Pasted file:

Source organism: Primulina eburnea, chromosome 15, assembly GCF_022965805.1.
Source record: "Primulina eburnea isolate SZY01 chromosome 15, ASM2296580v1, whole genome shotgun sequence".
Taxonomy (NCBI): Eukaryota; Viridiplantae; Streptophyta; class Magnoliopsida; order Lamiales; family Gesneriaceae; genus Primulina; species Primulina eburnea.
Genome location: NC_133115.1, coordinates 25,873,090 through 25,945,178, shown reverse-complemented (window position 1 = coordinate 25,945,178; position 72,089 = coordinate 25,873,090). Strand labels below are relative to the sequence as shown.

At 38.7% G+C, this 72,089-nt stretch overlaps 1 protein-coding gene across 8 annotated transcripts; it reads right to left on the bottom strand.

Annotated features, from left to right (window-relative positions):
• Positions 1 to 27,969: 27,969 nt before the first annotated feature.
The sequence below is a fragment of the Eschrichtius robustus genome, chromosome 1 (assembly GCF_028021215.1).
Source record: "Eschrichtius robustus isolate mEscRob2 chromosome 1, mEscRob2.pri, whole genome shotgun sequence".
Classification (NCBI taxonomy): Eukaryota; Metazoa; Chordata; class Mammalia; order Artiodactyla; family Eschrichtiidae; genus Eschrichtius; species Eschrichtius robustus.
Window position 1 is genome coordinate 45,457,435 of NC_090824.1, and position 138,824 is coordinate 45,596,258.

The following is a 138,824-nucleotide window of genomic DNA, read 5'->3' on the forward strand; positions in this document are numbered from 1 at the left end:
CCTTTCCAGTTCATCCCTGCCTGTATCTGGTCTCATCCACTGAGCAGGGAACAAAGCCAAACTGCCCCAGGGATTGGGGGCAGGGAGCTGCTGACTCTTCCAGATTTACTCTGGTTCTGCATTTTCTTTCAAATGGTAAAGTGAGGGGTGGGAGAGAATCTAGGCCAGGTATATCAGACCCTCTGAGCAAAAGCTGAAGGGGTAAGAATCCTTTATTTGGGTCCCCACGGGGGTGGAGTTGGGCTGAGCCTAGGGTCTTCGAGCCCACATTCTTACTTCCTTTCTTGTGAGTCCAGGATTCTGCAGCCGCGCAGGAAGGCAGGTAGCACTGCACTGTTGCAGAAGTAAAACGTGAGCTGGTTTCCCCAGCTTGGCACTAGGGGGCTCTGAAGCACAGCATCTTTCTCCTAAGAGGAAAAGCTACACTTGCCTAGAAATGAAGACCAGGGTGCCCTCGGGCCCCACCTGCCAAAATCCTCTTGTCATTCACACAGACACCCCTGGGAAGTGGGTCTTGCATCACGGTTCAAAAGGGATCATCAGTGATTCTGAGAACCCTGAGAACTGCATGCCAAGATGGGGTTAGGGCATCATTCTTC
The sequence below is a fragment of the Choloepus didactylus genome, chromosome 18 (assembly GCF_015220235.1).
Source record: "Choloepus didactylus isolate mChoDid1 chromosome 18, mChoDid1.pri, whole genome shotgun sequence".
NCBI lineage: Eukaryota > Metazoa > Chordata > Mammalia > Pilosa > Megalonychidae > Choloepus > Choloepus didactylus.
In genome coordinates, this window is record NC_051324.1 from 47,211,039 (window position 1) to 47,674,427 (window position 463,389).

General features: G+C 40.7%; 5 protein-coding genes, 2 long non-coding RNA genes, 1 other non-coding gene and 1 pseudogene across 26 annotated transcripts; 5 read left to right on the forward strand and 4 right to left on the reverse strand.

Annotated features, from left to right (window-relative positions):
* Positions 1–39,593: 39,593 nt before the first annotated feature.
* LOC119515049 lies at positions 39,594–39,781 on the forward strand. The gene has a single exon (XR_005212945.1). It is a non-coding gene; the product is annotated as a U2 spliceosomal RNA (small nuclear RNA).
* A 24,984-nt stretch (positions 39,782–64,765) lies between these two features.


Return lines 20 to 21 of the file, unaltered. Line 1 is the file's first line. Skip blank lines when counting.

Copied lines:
* Positions 1–39,593: 39,593 nt before the first annotated feature.
* LOC119515049 lies at positions 39,594–39,781 on the forward strand. The gene has a single exon (XR_005212945.1). It is a non-coding gene; the product is annotated as a U2 spliceosomal RNA (small nuclear RNA).